Reflective Thermochromic Display on Polyethylene Naphthalate Film

  • cc icon

    A reflective flexible display was fabricated by placing a thermochromic pigment on a polyethylene naphthalate (PEN) substrate coated with an indium tin oxide (ITO) film, and its thermo-optical characteristics were investigated. The reflective thermochromic display showed good image quality with a reflectance of approximately 65%. As a flexible display, the display showed reliability without damage to the image even after the display was bent strongly. The reflective display cell exhibits continuously the gray level according to the temperature controlled by applied voltage. This low cost display is expected be used in outdoor poster applications where information needs to be presented clearly.


    Thermochromic display , Thermochromic pigment , Flexible display , Reflective display


    Reflective flexible displays have attracted considerable attention as a next generation display because of their lightweight, rolling or folding capability for 3D configurations, low power consumption and sunlight readability. These merits highlight potential future applications, such as paper-like displays, smart cards and watches as well as wearable displays and actuators, etc.

    A few types of flexible displays using liquid crystal, electrophorectic materials, or organic light emitting materials have been studied. Among them, reflective liquid crystals (LCDs) [1-3] and electrophorectic displays (EPD) [4] have been studied for mobile devices, outdoor signboard applications and e-books. Although the technologies of conventional displays, such as LCDs, are relatively well established for flexible displays, most are expensive and the manufacturing process is too complex for flexible display applications and outdoor displays. On the other hand, reflective thermochromic displays have a much simpler fabrication process compared to conventional electron devices.

    Thermochromic displays have been explored and manufactured for application to emerging devices using chromatic materials, such as electronic papers. Owing to the range of brightness and optical properties that respond to external stimuli, such as heat, mechanical stress and ligand interactions, thermochromic materials have been studied widely in biochemical, chemical, and other applied research areas [5-9]. The applications for such materials include thermochromic displays, color filters and temperature sensors [10,11].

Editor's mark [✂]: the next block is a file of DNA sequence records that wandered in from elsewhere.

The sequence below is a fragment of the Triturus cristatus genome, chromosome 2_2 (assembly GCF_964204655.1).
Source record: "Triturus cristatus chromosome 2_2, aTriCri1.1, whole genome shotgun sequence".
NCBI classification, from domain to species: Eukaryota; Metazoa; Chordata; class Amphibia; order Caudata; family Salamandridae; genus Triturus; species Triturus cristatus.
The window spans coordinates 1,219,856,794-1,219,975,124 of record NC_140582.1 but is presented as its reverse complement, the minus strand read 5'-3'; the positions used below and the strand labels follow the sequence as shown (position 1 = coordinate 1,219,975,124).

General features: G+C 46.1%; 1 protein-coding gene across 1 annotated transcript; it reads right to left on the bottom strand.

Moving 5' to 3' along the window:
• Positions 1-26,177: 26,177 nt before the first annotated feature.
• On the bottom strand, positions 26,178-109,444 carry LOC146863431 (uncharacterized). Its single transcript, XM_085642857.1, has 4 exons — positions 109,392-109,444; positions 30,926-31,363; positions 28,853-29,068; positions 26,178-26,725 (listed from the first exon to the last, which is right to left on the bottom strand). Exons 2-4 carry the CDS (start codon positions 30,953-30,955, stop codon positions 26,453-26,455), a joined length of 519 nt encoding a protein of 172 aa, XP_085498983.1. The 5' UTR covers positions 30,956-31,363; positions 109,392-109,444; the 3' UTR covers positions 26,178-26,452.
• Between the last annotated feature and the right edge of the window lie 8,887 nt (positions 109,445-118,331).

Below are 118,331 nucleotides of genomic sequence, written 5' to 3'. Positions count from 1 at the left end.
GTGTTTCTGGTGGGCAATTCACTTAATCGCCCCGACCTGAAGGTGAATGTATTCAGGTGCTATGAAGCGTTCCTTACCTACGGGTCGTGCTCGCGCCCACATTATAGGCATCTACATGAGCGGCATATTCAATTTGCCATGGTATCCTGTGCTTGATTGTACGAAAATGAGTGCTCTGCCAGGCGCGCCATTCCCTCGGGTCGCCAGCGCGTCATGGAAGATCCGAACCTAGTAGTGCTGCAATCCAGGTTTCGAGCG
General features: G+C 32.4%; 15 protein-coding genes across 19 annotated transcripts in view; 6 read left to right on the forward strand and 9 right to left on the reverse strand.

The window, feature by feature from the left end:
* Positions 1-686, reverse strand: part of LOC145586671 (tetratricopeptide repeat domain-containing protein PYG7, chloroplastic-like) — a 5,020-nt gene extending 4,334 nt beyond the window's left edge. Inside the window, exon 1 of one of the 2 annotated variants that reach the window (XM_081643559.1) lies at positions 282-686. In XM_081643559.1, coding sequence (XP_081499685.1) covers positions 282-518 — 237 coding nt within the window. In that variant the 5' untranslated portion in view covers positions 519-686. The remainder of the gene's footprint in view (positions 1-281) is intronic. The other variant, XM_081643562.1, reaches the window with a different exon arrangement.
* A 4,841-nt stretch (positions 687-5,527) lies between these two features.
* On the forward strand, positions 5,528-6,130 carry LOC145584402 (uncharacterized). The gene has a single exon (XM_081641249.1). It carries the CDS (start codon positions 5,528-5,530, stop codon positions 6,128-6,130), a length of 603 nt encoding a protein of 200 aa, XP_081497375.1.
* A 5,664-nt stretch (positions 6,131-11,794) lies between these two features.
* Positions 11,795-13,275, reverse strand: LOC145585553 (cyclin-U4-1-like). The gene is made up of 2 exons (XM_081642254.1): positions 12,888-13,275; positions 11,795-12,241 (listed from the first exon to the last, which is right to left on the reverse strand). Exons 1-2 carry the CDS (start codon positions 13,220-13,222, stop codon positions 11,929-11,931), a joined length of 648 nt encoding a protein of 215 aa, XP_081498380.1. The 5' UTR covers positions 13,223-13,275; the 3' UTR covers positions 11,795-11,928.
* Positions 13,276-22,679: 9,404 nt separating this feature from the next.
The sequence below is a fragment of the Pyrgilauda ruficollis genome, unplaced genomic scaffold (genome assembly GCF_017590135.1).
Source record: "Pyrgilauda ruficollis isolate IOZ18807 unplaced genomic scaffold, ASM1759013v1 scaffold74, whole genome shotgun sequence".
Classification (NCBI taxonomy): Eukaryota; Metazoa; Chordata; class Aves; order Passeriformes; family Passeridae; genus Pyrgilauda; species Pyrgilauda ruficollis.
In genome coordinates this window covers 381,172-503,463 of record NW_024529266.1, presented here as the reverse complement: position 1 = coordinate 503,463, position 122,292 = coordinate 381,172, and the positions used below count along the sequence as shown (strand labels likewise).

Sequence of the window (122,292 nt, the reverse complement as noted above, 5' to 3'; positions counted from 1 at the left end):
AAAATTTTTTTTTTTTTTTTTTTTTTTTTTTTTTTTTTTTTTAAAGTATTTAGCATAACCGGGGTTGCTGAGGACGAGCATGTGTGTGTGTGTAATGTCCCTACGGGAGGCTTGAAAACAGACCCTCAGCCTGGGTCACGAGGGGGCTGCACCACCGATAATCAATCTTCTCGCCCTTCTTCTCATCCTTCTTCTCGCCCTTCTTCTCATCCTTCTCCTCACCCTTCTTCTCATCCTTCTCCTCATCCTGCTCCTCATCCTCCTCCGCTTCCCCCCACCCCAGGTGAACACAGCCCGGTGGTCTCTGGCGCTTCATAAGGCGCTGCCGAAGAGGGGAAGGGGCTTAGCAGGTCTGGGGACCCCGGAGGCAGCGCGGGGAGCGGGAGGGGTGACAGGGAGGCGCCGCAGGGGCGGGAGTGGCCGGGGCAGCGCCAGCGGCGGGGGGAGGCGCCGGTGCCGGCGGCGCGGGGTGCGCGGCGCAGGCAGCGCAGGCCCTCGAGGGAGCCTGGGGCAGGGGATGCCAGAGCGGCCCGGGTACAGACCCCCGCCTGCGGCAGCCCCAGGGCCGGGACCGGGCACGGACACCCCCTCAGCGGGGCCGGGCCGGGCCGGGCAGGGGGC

Recently, L. Liu et al. [5] reported a thermally-actuated display fabricated from monochromatic thermochromic polymer and silver polydimethelysiloxane (PDMS) conductive wiring patterns. The thermochromic powder turns from a dark state to a white state above 60℃. O. Yarimaga et. al. reported a thermochromic display based on thermochromic conjugated polydiaceltylenes superamolecules [8]. Unfortunately, the thermochromic polymer materials were activated at 180℃, which is too high for use as a display requiring a rapid response time, low power consumption and safety. For the case of the fabrication, design and optimization of the thermooptical properties of a thermally-actuated display, color reversibility according to temperature and the color transition temperature of thermochromic materials must be considered in conjunction [5-7]. The monochromatic thermochromic pigment reported in this paper generates a color transition at 38℃, which is an appropriate temperature for low power consumption in the transition of brightness.

    This paper reports a reflective flexible display fabricated using thermochromic pigment on polyethylene naphthalate (PEN) substrates coated with an indium tin oxide (ITO) film. This display can be adapted easily to a range of application environments. In addition, the manufacturing process is quite simple and relatively inexpensive. The thermo-optical properties of the thermochromic display were also investigated.


    The monochromatic thermochromic pigment was obtained from H.W SANDS. CO. The pigment was composed of microcapsules that change the brightness reversibly. The transition temperature of the pigment, ranging from -10℃ to 69℃, can be tailored by adjusting the pigment compositions [12]. For commercial reasons, the precise chemical compositions of the thermochromic pigment purchased from H.W SANDS CORP. are proprietary information but are believed to be similar to other formulations reported in the literature [13,14].

    In this study, a thermochromic display was simply manufactured with approximately 50 μm thickness of monochromatic thermochromic pigment coated on the patterning indium tin oxide (ITO) sputtered on polyethylene naphthalate (PEN) film. The ITO-heaters were designed roughly to be 0.2 × 0.2 cm2 with 0.5 mm between adjacent pixels. The spacing creates heat isolation among the cells. The thermochromic pigment, whose color is black at room temperature and changes to white at approximately 38℃, was employed. As observed by scanning electron microscopy (SEM, Fig. 1(a)), 97% of the microcapsulated thermochromic pigment particles were less than 6 μm in size.